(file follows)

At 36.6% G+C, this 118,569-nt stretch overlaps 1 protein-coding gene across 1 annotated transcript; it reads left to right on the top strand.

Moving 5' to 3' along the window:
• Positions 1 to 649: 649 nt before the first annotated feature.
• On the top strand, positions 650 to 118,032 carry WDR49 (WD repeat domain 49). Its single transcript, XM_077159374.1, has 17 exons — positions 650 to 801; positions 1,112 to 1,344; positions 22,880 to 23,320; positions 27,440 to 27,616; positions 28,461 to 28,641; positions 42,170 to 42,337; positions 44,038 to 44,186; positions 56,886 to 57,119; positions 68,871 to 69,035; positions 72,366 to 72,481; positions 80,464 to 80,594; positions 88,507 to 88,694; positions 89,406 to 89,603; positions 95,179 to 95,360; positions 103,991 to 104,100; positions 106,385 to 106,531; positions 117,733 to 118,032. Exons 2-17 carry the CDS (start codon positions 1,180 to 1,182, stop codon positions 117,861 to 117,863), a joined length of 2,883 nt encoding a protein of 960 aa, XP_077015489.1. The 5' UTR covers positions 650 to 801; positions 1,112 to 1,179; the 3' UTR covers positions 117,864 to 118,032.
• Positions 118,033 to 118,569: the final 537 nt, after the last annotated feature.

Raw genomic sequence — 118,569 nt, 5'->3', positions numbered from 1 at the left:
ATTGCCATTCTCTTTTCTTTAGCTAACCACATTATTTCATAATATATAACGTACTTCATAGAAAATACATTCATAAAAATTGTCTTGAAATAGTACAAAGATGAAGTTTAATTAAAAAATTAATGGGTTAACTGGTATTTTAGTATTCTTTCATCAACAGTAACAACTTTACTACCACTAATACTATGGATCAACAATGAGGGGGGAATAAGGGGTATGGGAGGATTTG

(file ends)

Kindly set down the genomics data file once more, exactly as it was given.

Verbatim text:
At 36.6% G+C, this 118,569-nt stretch overlaps 1 protein-coding gene across 1 annotated transcript; it reads left to right on the top strand.

Moving 5' to 3' along the window:
• Positions 1 to 649: 649 nt before the first annotated feature.
• On the top strand, positions 650 to 118,032 carry WDR49 (WD repeat domain 49). Its single transcript, XM_077159374.1, has 17 exons — positions 650 to 801; positions 1,112 to 1,344; positions 22,880 to 23,320; positions 27,440 to 27,616; positions 28,461 to 28,641; positions 42,170 to 42,337; positions 44,038 to 44,186; positions 56,886 to 57,119; positions 68,871 to 69,035; positions 72,366 to 72,481; positions 80,464 to 80,594; positions 88,507 to 88,694; positions 89,406 to 89,603; positions 95,179 to 95,360; positions 103,991 to 104,100; positions 106,385 to 106,531; positions 117,733 to 118,032. Exons 2-17 carry the CDS (start codon positions 1,180 to 1,182, stop codon positions 117,861 to 117,863), a joined length of 2,883 nt encoding a protein of 960 aa, XP_077015489.1. The 5' UTR covers positions 650 to 801; positions 1,112 to 1,179; the 3' UTR covers positions 117,864 to 118,032.
• Positions 118,033 to 118,569: the final 537 nt, after the last annotated feature.

Raw genomic sequence — 118,569 nt, 5'->3', positions numbered from 1 at the left:
ATTGCCATTCTCTTTTCTTTAGCTAACCACATTATTTCATAATATATAACGTACTTCATAGAAAATACATTCATAAAAATTGTCTTGAAATAGTACAAAGATGAAGTTTAATTAAAAAATTAATGGGTTAACTGGTATTTTAGTATTCTTTCATCAACAGTAACAACTTTACTACCACTAATACTATGGATCAACAATGAGGGGGGAATAAGGGGTATGGGAGGATTTG